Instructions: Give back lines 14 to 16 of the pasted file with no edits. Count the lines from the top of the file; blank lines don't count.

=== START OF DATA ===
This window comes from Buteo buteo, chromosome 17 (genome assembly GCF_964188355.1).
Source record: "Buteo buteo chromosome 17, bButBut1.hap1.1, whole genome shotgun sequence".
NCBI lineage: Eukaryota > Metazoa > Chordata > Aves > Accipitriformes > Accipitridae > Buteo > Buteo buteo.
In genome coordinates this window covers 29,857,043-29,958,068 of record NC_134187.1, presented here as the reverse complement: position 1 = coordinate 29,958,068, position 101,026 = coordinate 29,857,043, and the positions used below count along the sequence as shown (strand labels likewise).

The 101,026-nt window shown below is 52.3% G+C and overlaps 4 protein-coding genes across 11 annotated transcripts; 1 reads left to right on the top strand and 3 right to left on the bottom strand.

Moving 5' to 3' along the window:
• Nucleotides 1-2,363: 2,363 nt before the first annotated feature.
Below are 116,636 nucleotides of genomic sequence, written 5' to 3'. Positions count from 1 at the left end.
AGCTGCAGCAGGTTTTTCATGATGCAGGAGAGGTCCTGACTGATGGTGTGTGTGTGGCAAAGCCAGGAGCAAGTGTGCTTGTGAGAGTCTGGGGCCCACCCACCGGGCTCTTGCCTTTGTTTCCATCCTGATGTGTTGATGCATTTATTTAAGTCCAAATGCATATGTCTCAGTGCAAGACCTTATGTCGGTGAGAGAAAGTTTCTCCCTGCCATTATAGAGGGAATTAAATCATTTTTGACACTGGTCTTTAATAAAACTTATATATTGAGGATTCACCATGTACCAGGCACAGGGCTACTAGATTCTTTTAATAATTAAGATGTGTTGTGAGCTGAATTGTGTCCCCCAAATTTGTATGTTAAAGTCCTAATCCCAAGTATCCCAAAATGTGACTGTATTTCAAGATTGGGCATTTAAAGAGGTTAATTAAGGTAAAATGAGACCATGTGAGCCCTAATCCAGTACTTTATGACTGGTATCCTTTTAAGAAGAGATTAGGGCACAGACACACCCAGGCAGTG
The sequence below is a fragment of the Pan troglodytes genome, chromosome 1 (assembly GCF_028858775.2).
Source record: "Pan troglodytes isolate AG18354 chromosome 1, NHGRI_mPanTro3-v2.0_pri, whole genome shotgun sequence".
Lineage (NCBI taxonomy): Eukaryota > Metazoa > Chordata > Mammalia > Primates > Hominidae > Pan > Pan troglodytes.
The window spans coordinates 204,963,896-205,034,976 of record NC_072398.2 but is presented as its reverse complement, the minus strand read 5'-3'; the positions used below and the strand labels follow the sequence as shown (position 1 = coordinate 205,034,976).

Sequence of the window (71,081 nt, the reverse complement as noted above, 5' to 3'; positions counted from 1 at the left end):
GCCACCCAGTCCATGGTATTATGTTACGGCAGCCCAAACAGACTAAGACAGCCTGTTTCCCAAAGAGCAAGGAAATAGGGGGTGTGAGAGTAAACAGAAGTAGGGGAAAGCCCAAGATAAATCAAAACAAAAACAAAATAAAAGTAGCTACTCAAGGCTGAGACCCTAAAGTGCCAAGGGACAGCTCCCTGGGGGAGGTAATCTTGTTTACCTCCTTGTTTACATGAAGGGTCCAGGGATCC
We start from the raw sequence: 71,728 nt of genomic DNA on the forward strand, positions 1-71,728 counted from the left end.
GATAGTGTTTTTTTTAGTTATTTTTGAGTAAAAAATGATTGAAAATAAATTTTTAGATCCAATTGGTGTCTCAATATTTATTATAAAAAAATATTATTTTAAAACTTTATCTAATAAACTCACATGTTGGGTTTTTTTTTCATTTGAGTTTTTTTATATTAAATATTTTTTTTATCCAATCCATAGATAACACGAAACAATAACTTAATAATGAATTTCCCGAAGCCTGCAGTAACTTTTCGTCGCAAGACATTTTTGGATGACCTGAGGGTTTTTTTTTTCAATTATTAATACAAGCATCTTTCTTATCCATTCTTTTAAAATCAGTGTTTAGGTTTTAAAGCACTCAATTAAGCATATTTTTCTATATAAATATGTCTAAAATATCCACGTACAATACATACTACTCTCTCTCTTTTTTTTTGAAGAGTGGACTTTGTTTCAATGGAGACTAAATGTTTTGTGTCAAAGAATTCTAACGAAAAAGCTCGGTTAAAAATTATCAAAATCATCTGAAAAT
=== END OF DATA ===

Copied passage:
Sequence of the window (71,081 nt, the reverse complement as noted above, 5' to 3'; positions counted from 1 at the left end):
GCCACCCAGTCCATGGTATTATGTTACGGCAGCCCAAACAGACTAAGACAGCCTGTTTCCCAAAGAGCAAGGAAATAGGGGGTGTGAGAGTAAACAGAAGTAGGGGAAAGCCCAAGATAAATCAAAACAAAAACAAAATAAAAGTAGCTACTCAAGGCTGAGACCCTAAAGTGCCAAGGGACAGCTCCCTGGGGGAGGTAATCTTGTTTACCTCCTTGTTTACATGAAGGGTCCAGGGATCC
We start from the raw sequence: 71,728 nt of genomic DNA on the forward strand, positions 1-71,728 counted from the left end.